While the song’s chord progression is said to have been inspired by ‘The Dub Station’ by Tommy McCook & The Aggrovators, there are other notable samples here, for example on Terry Farley’s audacious ‘Extended Mix’, which brazenly stole the guitar riff from Elvis Presley’s ‘Suspicious Minds’, prefacing it with Andie MacDowell from the 1989 film Sex, Lies and Videotape, gushing: “That’s beautiful. That’s really beautiful. I like that”.

With ‘Loaded’, Weatherall captured the rebellious spirit of the day and, by extension, of Screamdelica. Using dialogue from 1966 movie The Wild Angels and Peter Fonda, seemingly doing a screentest for the not-yet-invented Easy Rider, as Hells Angel Blues, was perhaps his first masterstroke. This had been sampled before by Psychic TV, performing as The Loaded Angels on 1988’s Jack The Tab album and Mudhoney on ‘In And Out Of Grace’ from Super Fuzz Big Muff. Speaking about the sessions, Innes explained: “I was there each time he (Weatherall) attempted it as I had to take down my video player with my VHS of the film. I had the times written down for the counter on the machine for when the quotes came in the film so I could find them. I was there at 6am when it was finished and thought it was brilliant. I couldn’t believe it.”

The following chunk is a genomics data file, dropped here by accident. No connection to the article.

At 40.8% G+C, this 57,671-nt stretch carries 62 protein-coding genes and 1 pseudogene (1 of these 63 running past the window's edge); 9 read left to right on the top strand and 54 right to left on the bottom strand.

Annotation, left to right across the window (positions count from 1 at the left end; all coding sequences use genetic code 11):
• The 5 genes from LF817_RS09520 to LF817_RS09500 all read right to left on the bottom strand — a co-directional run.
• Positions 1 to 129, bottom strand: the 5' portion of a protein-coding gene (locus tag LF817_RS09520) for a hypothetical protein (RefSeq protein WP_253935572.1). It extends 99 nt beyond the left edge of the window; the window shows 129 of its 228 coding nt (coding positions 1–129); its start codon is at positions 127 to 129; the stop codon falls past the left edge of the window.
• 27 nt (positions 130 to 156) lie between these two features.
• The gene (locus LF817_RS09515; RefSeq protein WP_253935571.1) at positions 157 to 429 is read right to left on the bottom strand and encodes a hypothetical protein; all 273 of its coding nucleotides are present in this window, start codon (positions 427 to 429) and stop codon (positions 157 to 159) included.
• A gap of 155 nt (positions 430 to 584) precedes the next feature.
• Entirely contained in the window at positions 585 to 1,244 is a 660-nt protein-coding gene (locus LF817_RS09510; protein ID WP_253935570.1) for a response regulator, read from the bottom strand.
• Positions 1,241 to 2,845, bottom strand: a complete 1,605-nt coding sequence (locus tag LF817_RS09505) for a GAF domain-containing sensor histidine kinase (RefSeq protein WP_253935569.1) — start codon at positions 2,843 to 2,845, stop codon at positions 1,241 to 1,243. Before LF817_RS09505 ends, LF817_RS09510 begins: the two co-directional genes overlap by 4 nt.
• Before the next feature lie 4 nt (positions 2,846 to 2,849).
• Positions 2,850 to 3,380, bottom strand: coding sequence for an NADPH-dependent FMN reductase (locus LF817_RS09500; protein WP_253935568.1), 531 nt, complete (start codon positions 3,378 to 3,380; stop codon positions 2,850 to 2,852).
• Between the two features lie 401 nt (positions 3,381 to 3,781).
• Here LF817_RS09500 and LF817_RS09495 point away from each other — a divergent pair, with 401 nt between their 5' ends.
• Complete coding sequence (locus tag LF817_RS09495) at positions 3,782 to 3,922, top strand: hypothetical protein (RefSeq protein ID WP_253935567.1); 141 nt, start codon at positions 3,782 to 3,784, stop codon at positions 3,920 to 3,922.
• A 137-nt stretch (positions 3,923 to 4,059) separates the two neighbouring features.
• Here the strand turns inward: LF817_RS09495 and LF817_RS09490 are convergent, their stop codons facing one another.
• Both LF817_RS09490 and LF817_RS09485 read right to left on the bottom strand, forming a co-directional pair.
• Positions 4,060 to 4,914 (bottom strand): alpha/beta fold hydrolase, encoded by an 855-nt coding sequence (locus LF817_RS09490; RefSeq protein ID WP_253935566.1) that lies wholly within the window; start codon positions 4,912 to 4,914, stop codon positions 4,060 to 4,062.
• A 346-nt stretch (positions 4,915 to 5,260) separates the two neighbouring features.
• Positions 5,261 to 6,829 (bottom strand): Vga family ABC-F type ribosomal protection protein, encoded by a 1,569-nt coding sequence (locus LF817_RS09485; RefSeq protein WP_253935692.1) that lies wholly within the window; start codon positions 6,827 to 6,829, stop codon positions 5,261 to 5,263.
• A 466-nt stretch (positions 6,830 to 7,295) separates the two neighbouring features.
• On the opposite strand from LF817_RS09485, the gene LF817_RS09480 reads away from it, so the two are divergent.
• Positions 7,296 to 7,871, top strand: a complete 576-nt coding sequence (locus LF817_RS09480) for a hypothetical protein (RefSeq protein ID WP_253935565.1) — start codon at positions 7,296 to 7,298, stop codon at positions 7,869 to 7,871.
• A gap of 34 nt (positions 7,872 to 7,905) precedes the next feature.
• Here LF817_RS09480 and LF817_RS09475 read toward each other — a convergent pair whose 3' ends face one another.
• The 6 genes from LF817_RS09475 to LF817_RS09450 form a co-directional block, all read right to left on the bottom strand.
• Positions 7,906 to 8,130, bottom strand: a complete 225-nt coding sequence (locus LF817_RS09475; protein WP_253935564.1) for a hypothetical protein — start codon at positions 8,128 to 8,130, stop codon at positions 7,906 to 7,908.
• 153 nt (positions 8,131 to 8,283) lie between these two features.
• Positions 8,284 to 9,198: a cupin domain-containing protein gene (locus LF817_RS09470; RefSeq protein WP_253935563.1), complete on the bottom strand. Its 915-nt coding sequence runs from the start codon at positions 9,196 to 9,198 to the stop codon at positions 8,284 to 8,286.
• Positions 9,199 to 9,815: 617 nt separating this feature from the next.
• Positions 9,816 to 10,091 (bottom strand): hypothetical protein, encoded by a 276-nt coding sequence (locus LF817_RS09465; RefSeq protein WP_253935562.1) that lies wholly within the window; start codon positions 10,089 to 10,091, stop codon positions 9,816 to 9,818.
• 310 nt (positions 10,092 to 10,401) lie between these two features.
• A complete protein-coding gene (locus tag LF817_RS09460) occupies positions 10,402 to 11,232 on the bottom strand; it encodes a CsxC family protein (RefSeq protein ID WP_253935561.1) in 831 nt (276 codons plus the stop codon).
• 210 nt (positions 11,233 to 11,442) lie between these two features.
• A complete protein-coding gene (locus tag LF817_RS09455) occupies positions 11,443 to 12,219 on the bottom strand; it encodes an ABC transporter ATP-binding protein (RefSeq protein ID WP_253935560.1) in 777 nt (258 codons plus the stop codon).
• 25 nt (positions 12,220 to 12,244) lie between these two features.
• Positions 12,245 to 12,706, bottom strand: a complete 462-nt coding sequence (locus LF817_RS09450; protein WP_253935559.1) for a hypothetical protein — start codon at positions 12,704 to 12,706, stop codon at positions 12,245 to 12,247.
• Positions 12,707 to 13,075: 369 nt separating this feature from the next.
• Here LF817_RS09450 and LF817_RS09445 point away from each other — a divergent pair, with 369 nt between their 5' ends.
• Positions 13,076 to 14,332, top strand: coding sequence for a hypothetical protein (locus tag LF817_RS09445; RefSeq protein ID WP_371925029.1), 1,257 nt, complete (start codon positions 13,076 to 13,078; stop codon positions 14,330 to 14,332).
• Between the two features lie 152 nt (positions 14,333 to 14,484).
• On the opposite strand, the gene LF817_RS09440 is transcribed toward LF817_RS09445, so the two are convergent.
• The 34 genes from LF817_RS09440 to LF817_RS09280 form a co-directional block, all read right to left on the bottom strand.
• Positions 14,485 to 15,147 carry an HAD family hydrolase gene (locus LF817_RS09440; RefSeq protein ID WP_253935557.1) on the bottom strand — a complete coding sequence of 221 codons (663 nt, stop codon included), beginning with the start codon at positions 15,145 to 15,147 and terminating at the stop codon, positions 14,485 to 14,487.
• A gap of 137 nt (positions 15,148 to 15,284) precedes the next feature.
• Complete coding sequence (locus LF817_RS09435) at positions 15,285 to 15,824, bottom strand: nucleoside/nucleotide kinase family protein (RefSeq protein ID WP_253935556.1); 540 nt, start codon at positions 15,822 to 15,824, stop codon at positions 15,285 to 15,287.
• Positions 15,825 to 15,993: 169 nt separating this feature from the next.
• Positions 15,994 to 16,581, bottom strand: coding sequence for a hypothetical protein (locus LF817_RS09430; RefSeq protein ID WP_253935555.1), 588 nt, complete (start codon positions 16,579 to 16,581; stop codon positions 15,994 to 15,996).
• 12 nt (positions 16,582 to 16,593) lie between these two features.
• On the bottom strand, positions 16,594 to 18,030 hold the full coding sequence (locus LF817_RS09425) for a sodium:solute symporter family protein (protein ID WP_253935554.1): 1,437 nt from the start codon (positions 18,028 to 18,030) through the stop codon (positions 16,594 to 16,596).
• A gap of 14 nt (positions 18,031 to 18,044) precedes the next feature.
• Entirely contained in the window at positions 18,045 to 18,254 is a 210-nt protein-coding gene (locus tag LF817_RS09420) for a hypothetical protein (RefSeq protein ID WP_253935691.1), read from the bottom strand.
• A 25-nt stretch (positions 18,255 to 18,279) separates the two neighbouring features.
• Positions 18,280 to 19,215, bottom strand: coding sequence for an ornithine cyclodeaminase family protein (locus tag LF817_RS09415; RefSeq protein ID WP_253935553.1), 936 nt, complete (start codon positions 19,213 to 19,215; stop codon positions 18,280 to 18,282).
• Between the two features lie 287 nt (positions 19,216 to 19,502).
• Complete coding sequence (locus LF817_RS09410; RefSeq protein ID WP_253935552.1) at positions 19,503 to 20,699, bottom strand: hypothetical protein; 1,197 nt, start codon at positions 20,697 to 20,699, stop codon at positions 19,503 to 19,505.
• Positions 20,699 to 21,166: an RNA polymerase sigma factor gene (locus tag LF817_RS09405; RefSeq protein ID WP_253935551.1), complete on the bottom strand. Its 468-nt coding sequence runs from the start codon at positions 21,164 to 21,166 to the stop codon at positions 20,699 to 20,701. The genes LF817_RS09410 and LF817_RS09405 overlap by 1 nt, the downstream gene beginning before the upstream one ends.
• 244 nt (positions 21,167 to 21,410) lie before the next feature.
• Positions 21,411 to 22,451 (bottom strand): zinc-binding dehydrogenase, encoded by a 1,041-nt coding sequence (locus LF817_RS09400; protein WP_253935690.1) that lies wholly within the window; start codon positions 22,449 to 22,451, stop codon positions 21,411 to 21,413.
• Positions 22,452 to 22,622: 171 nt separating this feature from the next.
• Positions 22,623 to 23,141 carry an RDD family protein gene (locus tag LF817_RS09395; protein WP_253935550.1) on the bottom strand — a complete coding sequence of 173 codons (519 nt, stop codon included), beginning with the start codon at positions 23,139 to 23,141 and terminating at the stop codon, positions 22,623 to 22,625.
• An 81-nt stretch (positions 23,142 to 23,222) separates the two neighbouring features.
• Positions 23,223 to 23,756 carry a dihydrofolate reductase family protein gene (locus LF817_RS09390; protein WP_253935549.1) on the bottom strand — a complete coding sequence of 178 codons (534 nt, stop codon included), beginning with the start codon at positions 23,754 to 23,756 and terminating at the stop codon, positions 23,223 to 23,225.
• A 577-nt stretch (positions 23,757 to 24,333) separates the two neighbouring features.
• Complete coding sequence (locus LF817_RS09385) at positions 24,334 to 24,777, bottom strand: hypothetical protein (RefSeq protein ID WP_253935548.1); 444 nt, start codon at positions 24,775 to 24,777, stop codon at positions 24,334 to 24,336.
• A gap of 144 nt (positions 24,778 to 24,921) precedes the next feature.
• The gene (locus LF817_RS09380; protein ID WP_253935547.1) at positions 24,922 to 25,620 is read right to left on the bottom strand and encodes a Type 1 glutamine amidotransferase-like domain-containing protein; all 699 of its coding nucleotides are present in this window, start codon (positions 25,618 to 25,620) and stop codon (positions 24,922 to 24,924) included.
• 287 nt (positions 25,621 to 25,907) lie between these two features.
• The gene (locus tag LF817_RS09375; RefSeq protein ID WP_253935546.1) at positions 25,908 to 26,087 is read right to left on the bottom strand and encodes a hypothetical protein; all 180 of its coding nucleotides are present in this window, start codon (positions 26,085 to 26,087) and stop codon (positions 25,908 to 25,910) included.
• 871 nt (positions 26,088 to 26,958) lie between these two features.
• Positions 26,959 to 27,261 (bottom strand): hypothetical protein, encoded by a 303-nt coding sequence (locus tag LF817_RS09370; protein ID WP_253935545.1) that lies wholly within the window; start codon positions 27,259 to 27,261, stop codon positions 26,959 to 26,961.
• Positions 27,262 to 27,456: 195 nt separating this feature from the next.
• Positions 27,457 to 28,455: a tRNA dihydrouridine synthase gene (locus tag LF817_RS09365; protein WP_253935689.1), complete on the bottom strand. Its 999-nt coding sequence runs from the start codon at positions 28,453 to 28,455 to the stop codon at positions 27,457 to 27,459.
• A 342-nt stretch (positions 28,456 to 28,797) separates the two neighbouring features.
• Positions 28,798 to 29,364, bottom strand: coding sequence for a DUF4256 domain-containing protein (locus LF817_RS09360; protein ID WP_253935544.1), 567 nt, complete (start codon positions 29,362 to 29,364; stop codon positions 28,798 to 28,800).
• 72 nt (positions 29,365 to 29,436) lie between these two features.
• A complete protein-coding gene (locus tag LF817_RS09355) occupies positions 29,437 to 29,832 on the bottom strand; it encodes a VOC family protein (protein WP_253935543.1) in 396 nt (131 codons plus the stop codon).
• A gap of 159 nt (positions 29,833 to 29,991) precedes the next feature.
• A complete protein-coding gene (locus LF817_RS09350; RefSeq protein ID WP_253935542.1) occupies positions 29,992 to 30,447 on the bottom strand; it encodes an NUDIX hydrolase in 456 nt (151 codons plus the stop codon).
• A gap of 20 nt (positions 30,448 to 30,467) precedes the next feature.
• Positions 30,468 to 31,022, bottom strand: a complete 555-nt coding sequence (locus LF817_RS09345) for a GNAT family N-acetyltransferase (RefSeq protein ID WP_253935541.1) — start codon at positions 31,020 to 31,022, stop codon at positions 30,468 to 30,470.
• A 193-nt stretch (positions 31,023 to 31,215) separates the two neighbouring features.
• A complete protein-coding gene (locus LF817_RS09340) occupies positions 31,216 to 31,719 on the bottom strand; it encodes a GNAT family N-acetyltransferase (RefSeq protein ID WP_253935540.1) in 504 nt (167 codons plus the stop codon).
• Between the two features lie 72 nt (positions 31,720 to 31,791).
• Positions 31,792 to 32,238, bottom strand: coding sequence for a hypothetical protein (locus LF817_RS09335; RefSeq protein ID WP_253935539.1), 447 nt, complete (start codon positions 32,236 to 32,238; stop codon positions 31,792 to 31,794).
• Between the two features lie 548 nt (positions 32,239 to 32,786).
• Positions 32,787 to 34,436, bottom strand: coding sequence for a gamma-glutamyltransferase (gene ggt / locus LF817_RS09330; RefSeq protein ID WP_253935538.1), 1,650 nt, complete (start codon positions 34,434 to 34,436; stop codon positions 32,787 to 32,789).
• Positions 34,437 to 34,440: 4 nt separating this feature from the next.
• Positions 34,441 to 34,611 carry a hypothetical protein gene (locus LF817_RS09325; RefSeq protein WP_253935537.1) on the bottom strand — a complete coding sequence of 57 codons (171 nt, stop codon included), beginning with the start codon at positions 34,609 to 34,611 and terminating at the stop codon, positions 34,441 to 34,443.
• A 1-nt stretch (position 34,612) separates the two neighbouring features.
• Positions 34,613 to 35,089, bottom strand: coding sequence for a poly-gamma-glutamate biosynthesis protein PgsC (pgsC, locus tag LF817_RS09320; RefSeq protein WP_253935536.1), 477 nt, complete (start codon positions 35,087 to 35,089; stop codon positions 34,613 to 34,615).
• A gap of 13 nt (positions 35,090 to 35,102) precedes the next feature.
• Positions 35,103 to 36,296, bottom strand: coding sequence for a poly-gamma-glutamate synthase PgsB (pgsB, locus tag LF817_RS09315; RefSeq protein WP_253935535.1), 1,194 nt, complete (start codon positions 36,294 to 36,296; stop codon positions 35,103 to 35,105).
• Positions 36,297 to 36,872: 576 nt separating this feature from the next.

Gillespie, again somewhat sidelined, returned to his Haynes Manual Of Rock and the words of Robert Johnson to locate a suitable response to the questioning of the film’s preacher – “Just what is it that you want to do?” – played by Frank Maxwell. The inspiration can be found on 1936’s ‘Terraplane Blues’: “I’m gon’ get deep down in this connection.” Elsewhere, a more obvious and central sample comes from ‘I Don’t Wanna Lose Your Love’ by The Emotions.

As Boy’s Own’s Cymon Eckel told Jockey Slut, the conjoined axis of ‘Loaded’ “redefined Balearic, rock’n’roll, it was the ultimate hybrid”. Members of the fanzine’s team appear in A Short Film About Chilling the landmark 1990 documentary which “at the height of the Thatcher era…promised Britain’s youth an escape”. On a wild away day in Ibiza with numerous UK-based acid house figures, there is a near cultish vision of the clubbing mecca. Weatherall can be heard proselytising about the scene, while decrying “the English lager lout”. There are also connections to the production of ‘Loaded’, which sampled the drums from an Italian bootleg mix of Edie Brickell’s ‘What I Am’ that had previously been lifted from Soul II Soul.